Professional Roles and Values Professional Roles and Values Functional Differences A regulatory agency, such as the Texas Board of Nursing, is a government agency that has a goal of protecting the people of the state by ensuring that licensed nurses are capable and are able to practice safely. It’s most functional role is to help manage nursing practice by setting standards for the manner in which each nurse practices, by way of the Nurse Practice Act, and the regulation of nursing education programs (Texas Board of Nursing, 2013). Whereas the role of a professional nursing organization, such as the National Association of Neonatal Nurses (NANN), is to provide resources for nurses to help support them in their careers. This includes, but not limited, to a guideline for a code of ethics, educational opportunities, resources for jobs, as well as representing nurses at a national level for legislation. Another difference between them is that the professional nursing organizations are run by its members (fellow nurses).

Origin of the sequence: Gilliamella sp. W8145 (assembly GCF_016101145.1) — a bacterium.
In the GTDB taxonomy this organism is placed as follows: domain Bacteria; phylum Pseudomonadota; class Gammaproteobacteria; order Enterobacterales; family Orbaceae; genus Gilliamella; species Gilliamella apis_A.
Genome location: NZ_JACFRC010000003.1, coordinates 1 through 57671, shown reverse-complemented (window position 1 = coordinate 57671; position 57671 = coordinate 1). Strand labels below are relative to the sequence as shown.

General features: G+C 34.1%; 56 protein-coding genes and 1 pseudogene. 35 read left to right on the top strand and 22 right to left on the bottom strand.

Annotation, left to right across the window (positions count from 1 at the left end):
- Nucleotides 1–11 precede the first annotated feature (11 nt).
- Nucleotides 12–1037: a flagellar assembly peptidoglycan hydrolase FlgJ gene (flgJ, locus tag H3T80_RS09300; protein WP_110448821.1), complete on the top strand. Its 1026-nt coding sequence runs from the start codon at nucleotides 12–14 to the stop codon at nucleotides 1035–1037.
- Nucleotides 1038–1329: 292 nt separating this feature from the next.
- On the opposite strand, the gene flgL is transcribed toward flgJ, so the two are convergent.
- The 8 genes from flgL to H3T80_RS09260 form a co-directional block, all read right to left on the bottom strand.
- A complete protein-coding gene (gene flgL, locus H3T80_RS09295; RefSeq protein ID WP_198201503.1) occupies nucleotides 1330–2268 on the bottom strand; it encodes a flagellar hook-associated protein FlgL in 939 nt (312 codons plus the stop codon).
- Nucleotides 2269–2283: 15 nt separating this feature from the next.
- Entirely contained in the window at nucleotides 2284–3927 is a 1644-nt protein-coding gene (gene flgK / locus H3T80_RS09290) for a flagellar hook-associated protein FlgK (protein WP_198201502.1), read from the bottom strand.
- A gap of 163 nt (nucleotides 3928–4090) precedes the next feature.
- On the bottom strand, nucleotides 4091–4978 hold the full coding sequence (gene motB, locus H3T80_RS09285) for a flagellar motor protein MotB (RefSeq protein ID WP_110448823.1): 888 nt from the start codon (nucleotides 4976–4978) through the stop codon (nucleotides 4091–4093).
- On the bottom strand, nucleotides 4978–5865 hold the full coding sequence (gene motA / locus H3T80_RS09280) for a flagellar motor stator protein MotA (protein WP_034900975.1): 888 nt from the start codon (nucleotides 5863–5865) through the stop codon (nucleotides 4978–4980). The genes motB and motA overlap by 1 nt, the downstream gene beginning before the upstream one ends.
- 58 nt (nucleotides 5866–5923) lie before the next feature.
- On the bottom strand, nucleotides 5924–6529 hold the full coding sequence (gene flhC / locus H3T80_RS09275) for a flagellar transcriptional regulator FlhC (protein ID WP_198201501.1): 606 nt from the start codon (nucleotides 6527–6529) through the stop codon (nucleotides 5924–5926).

RUP 1 Laurie Mahaffey Western Governors University A. Functional Differences The differences between a regulatory agency such as the Board of Nursing (BON) and a Professional Nursing Organization (PNO) is that the BON regulates, writes laws, approves licensure and governs nurses at all levels of nursing and at all levels of care. Its ultimate goal is protection of the patient. A PNO consist of groups of nurses that gather for the purpose of education, information sharing, benchmarking and overall growth of the nursing profession and the patients they serve. PNO’s provide strength to the nurse’s voice as well as serving as an advocate for patients (Matthews, 2012). The states regulate laws established to protect the